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k3s installs k3s on VMs/Bare-Metal hosts. When a plugin like hcloud_vms is used, a file called inventory.yml will be available for k3s to determine the connection data for the machines to provision Kubernetes to. Alternatively, a custom inventory can be provided.

Directories used

  • /usr/local/bin/ (k3s binary)
  • /etc/systemd/system (k3s systemd units)
  • /var/lib/kubelet (kubelet data)
  • /var/log/ (logs)
  • /var/lib/rancher/k3s (k3s data, containers, images)


# defaults
      - ansible-playbook k8s_k3s.yml
      - ansible-playbook k8s_k3s.yml
version: v1.21.1+k3s1
    args: ""
    endpoint: ""
    token: ""
      --kube-scheduler-arg 'bind-address=' --kube-scheduler-arg 'address='
      --kube-proxy-arg 'metrics-bind-address=' --kube-controller-manager-arg
      'bind-address=' --kube-controller-manager-arg 'address=' --kube-controller-manager-arg
      'allocate-node-cidrs' --etcd-expose-metrics --disable traefik,local-storage
      --disable-cloud-controller --kubelet-arg=image-gc-high-threshold=85 --kubelet-arg=image-gc-low-threshold=80 --kubelet-arg container-log-max-files=4 --kubelet-arg container-log-max-size=50Mi
  systemd_dir: /etc/systemd/system


To use cilium instead of flannel, set enabled to true in cilium's config in the Stackfile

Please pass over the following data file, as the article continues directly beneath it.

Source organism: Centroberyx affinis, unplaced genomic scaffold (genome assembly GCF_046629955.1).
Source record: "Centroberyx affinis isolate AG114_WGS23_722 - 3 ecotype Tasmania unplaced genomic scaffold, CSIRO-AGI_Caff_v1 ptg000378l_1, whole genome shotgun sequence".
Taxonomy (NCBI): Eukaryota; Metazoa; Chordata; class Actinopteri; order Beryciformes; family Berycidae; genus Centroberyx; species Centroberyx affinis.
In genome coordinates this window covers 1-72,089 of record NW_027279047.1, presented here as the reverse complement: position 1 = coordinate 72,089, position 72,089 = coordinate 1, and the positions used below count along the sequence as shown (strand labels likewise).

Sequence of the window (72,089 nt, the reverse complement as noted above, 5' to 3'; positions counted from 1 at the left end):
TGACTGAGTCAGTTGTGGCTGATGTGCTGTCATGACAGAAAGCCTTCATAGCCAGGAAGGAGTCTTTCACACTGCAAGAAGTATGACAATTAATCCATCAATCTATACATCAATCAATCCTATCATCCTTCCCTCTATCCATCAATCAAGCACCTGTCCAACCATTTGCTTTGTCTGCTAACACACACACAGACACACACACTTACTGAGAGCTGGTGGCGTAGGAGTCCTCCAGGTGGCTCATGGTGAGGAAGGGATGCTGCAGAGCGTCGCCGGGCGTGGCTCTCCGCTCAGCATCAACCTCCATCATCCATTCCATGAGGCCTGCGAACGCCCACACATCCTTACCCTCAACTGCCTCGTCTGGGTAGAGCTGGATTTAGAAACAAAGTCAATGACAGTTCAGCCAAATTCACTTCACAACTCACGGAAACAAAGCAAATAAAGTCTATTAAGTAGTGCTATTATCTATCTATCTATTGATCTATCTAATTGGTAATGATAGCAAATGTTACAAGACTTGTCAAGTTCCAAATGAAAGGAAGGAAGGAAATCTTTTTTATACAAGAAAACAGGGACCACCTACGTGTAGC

No space left in tmpfs /run


  • Pod-level events saying No Space left on device: unknown but the host still has enough space left on /


  • log in to the respective node via SSH (to know which node to login, check on which node the pod is currently running): cloudstack ssh $NODENAME (where $NODENAME is the name of the node as defined in inventory.yml)
  • Check available / used disk storage: df -h | grep "/run"
  • Check available / used inodes: df -i | grep "/run"

/run is a virtual/temporary filesystem created from memory where k3s stores a Pod's lifecycle artifacts like the rootfs and logs. If /run is at 100% usage, you need to analyze which Pod might cause the filesystem to fill.

No space left
df -h | grep "/run"

# gives the following output
tmpfs                        797M  797M    0M  100% /run

For quick remedy, you can re-mount /run with more available space at runtime by executing the following command: sudo mount -o remount,size=25%,noatime /run


Starting with Cloudstack v1.31.0, /run will be configured with 25% of the available memory (as opposed to k3s defaults which are around 10%).

For a deeper analysis down to Pod-level, run the following commands:

cd /run/k3s/containerd/io.containerd.runtime.v2.task/
du -hsxc * | sort -h

# gives the following output
44K     de8335deb8f9e52cc0a7962266488abd77b7b008820ad8e2ad9dbc6c78c73206
116K    69f1d90483bba5c5df91a85dc98853f4132017d65f036e50e9d5e528e5936b47
136K    30eda047e4de4d61fd84251adbed99ac7d59c32a5df5b76ad7dd85f955dd06f2
141M    f98877f126118d7eb4e2e11fc5b3fa567ce1f025bc30b65285e273a5b31d3bdc
144M    f7b0f3e6441c152037e41dff3063da44b99d186c83c5d793b45ba0ee5b36cf0d
286M    total

In this example, f7b0f3e6441c152037e41dff3063da44b99d186c83c5d793b45ba0ee5b36cf0d is the biggest directory so we cd into it and check what's in it:

cd f7b0f3e6441c152037e41dff3063da44b99d186c83c5d793b45ba0ee5b36cf0d
ls -lh

# gives the following output
total 427M
-rw-r--r-- 1 root root   4K Dec  9 16:00 address
-rw-r--r-- 1 root root  24K Dec  9 16:00 config.json
-rw-r--r-- 1 root root   4K Dec  9 16:00
prwx------ 1 root root    0 Dec  9 16:00 log
-rw-r--r-- 1 root root 144M Apr 19 11:08 log.json
-rw------- 1 root root   4K Dec  9 16:00 options.json